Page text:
Is it the end of September already?
Wow. Time flies when you’re stressed out about your daughter and wife returning to densely packed classrooms in a pandemic while you deal with the non-stop driving around and hassles and decisions and emails and calls and arranging of ever-changing targets for your home reno and you’re still processing the news that some of your closest family is moving to another province.
Er…having fun, I mean.
Time flies when you’re having fun.
Despite all that, I got a nice amount of reading done this month.
We Learn Nothing – Tim Kreider
Skullduggery Pleasant: Playing with Fire – Derek Landy
Skullduggery Pleasant: The Faceless Ones – Derek Landy
Several Short Sentences About Writing – Verlyn Klinkenborg
Started and stopped
Black Sun – Rebecca Roanhorse
The Paladin Prophecy – Mark Frost
The second Skullduggery book, Playing with Fire, wasn’t as enjoyable as the first, but the third one more than made up for it. At its conclusion, I immediately wanted to get into the fourth of the series, but the Klinkenborg book had been patiently waiting for my attention for a while, so I got to it first. Then some books showed up for me at the library…
So it goes.
Several Short Sentences About Writing is pretty widely regarded as an excellent book about writing. Some have said it’s the best book on writing, full stop. I wouldn’t say the same.
I didn’t agree with (or in one example he gave, even follow) everything he says. And there seemed to be a disparity between the gravitas of 99% of the book–his hammering at the intensity and scrutiny and constant mulling over of the placement and context of literally every word of every sentence a serious writer writes–and then the brief, sometimes flippant tone with which he responds to what seem to be obvious examples of particularly poor, or at least ambiguous writing in the last handful of pages.
I had a few notions rolling around in my head as I got through Several Short Sentences, including Clearly Klinkenborg would think I’m not a good writer because I don’t do much of this at all; I really should do more of this because he makes some good points; Wait a second, I don’t think much writing I read and enjoy is done by writers who do this and their stuff works, so maybe Klinkenborg is overthinking a lot of this; and in the end section, Whoa, hold on, the examples that he gives here are crap and how to fix them is often clear to me even before I get to his solutions, so maybe I already do more of what he’s advising in this book than I’d expected.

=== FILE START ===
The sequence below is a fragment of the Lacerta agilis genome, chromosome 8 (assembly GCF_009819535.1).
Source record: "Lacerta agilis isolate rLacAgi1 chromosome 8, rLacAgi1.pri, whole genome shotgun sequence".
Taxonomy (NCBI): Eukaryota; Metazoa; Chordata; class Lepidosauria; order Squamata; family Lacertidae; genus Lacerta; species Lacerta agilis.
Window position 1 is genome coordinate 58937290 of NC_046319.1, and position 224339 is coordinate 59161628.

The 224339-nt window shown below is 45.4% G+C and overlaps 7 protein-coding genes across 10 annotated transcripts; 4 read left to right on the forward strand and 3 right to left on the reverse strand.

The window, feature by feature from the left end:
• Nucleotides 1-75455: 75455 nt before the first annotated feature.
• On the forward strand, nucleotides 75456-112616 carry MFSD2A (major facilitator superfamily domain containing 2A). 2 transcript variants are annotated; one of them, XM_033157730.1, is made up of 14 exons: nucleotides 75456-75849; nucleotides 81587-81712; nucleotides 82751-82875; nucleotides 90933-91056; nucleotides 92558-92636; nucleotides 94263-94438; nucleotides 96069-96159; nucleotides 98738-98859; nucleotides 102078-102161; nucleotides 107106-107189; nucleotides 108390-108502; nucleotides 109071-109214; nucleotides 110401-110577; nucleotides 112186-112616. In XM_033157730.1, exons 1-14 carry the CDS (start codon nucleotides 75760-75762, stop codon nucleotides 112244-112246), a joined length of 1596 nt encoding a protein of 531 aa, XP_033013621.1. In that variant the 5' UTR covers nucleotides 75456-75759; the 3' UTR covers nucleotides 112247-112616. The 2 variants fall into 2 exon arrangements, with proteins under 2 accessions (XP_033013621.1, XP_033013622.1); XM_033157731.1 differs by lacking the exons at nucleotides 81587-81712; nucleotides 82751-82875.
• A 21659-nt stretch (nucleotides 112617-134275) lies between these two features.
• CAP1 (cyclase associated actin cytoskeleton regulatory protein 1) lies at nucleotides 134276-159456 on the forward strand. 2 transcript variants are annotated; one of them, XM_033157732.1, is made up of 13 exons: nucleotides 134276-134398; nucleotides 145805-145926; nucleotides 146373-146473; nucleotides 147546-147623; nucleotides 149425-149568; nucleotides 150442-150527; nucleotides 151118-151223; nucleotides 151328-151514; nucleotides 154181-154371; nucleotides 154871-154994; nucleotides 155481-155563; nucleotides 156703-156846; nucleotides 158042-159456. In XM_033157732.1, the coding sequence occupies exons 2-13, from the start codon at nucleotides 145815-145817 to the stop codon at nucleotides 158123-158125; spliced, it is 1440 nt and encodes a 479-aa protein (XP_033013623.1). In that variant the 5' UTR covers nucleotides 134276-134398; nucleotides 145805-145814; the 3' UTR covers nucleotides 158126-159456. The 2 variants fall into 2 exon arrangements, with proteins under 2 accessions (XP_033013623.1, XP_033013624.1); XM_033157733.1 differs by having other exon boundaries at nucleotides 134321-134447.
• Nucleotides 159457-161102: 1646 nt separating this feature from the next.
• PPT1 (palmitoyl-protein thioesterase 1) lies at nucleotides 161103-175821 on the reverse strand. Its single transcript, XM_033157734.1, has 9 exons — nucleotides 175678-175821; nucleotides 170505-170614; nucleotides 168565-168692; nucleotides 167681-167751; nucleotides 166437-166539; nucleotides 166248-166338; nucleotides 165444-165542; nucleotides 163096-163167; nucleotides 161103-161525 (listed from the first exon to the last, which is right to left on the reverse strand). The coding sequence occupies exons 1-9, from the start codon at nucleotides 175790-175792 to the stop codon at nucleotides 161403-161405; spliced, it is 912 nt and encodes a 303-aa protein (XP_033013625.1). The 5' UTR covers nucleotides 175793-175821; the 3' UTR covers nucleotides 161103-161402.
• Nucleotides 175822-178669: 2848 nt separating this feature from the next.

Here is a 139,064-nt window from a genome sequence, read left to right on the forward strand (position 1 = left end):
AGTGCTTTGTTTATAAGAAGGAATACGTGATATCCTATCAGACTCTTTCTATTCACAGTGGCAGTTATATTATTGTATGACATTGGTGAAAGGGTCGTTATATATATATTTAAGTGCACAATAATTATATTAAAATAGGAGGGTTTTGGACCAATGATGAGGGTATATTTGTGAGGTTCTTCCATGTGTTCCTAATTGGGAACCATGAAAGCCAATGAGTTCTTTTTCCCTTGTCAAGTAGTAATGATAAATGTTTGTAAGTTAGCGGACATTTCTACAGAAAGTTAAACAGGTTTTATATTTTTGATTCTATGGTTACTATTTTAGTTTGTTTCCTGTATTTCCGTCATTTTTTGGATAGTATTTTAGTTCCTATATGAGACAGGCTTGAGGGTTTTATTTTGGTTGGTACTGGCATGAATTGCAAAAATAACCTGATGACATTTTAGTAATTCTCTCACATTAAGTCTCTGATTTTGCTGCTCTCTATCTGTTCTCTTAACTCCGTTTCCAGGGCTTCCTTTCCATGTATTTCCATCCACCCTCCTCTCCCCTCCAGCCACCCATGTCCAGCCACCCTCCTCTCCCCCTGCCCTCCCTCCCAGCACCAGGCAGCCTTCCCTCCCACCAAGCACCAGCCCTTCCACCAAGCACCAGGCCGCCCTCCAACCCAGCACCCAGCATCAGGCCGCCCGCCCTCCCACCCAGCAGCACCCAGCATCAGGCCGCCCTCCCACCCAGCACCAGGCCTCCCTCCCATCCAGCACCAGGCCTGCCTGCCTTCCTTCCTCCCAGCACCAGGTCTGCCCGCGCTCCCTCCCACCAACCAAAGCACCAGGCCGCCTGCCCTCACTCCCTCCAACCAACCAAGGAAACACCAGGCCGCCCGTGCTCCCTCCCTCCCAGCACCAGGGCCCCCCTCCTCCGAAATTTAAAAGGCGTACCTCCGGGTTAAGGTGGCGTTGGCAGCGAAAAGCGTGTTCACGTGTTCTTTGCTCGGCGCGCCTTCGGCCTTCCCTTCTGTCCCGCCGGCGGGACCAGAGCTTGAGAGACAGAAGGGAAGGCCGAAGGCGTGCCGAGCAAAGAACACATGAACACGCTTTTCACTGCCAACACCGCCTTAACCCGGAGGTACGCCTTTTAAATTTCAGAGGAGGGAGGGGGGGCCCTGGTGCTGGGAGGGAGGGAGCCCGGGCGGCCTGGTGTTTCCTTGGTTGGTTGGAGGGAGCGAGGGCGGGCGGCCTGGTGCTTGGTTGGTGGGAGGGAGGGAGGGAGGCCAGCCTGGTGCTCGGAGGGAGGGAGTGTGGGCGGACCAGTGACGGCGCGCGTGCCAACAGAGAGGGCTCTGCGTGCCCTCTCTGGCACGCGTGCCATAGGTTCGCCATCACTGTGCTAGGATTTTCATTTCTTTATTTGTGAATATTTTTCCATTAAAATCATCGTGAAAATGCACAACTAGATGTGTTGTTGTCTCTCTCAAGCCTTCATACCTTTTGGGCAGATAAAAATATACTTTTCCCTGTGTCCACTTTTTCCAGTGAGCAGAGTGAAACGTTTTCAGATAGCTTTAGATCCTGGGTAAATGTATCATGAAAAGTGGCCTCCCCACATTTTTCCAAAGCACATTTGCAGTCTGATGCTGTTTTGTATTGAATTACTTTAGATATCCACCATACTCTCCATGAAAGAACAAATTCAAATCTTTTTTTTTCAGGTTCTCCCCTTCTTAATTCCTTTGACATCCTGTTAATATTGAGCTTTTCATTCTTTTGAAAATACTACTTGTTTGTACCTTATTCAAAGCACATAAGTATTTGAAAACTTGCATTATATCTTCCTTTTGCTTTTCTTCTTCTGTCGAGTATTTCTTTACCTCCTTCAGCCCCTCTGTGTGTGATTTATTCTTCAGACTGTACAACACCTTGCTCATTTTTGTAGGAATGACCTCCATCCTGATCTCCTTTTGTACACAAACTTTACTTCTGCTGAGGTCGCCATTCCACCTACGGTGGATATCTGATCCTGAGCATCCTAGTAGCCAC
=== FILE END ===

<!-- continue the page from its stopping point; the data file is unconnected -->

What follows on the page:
The wide mix of tone and sense of how his advice could help me (or not) left me scratching my head a bit about what my overall thoughts on his book were. I’d recommend it to someone looking for books about writing, but don’t know that I’d endorse all of it.
That was followed up by a very different odd experience with Black Sun. I was enjoying the richness and style of Roanhorse’s prose, yet somehow the story itself was difficult to get into. Which I appreciate is an odd takeaway from it.
I was having trouble tracking all the dramatis personae (there’s literally a couple of pages of them, Shakespeare-like, right off the bat), along with changing dates and shifting locations in this new-to-me world at the beginning of each early chapter, all of which were then subheaded by quotations of what I assume are important texts from various fictional people (which would, or should, in theory lend or derive some deeper meaning to/from the chapters themselves, but which, if so, I was completely missing). But within those chapters, where events happened and characters acted, that I found engagingly done.
I readily admit that, as the bulk of my reading still tends to be done once my wife and kiddo are asleep, which sometimes happens when I should be crashing as well, there’s a solid chance that Black Sun was a little too much for my sleepybrain to readily grasp.
I have another Roanhorse book from the library–this one from the Rick Riordan Presents series–which will doubtless be easier for me to absorb in the late night hours.
I need to try to read more often during the day, lest I risk this tendency getting worse:
“Hey, Reay, I noticed from your monthly posts that you’re reading more and more Mr. Men books. What’s up with that?”
“Well, here’s the thing…”
Yyyyyeah, I need to avoid that happening.